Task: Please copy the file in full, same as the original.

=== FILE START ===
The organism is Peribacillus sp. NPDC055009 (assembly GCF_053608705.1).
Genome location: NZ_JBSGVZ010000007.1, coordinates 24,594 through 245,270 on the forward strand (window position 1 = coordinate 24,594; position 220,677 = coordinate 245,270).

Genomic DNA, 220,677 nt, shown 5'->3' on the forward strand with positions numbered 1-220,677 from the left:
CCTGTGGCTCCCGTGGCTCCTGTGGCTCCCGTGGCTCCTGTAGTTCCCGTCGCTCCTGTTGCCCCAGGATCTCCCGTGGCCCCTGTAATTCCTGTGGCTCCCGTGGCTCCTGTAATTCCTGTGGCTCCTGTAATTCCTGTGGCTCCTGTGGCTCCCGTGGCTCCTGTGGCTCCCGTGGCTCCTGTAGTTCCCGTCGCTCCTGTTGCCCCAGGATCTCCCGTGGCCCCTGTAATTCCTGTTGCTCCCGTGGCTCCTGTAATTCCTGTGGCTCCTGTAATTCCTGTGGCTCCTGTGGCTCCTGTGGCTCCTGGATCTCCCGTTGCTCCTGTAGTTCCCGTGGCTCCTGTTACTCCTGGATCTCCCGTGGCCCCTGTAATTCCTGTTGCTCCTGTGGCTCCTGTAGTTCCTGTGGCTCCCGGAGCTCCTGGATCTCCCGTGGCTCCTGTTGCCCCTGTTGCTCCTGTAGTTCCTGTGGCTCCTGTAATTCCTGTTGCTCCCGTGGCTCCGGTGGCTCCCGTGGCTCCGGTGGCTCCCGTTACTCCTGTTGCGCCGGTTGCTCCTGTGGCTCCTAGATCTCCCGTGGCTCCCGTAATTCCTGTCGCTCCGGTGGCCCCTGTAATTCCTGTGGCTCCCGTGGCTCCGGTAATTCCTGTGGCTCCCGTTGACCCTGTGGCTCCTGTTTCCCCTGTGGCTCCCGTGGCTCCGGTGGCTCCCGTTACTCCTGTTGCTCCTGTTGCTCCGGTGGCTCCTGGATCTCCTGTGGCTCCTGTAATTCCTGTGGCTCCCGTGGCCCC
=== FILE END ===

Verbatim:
The organism is Peribacillus sp. NPDC055009 (assembly GCF_053608705.1).
Genome location: NZ_JBSGVZ010000007.1, coordinates 24,594 through 245,270 on the forward strand (window position 1 = coordinate 24,594; position 220,677 = coordinate 245,270).

Genomic DNA, 220,677 nt, shown 5'->3' on the forward strand with positions numbered 1-220,677 from the left:
CCTGTGGCTCCCGTGGCTCCTGTGGCTCCCGTGGCTCCTGTAGTTCCCGTCGCTCCTGTTGCCCCAGGATCTCCCGTGGCCCCTGTAATTCCTGTGGCTCCCGTGGCTCCTGTAATTCCTGTGGCTCCTGTAATTCCTGTGGCTCCTGTGGCTCCCGTGGCTCCTGTGGCTCCCGTGGCTCCTGTAGTTCCCGTCGCTCCTGTTGCCCCAGGATCTCCCGTGGCCCCTGTAATTCCTGTTGCTCCCGTGGCTCCTGTAATTCCTGTGGCTCCTGTAATTCCTGTGGCTCCTGTGGCTCCTGTGGCTCCTGGATCTCCCGTTGCTCCTGTAGTTCCCGTGGCTCCTGTTACTCCTGGATCTCCCGTGGCCCCTGTAATTCCTGTTGCTCCTGTGGCTCCTGTAGTTCCTGTGGCTCCCGGAGCTCCTGGATCTCCCGTGGCTCCTGTTGCCCCTGTTGCTCCTGTAGTTCCTGTGGCTCCTGTAATTCCTGTTGCTCCCGTGGCTCCGGTGGCTCCCGTGGCTCCGGTGGCTCCCGTTACTCCTGTTGCGCCGGTTGCTCCTGTGGCTCCTAGATCTCCCGTGGCTCCCGTAATTCCTGTCGCTCCGGTGGCCCCTGTAATTCCTGTGGCTCCCGTGGCTCCGGTAATTCCTGTGGCTCCCGTTGACCCTGTGGCTCCTGTTTCCCCTGTGGCTCCCGTGGCTCCGGTGGCTCCCGTTACTCCTGTTGCTCCTGTTGCTCCGGTGGCTCCTGGATCTCCTGTGGCTCCTGTAATTCCTGTGGCTCCCGTGGCCCC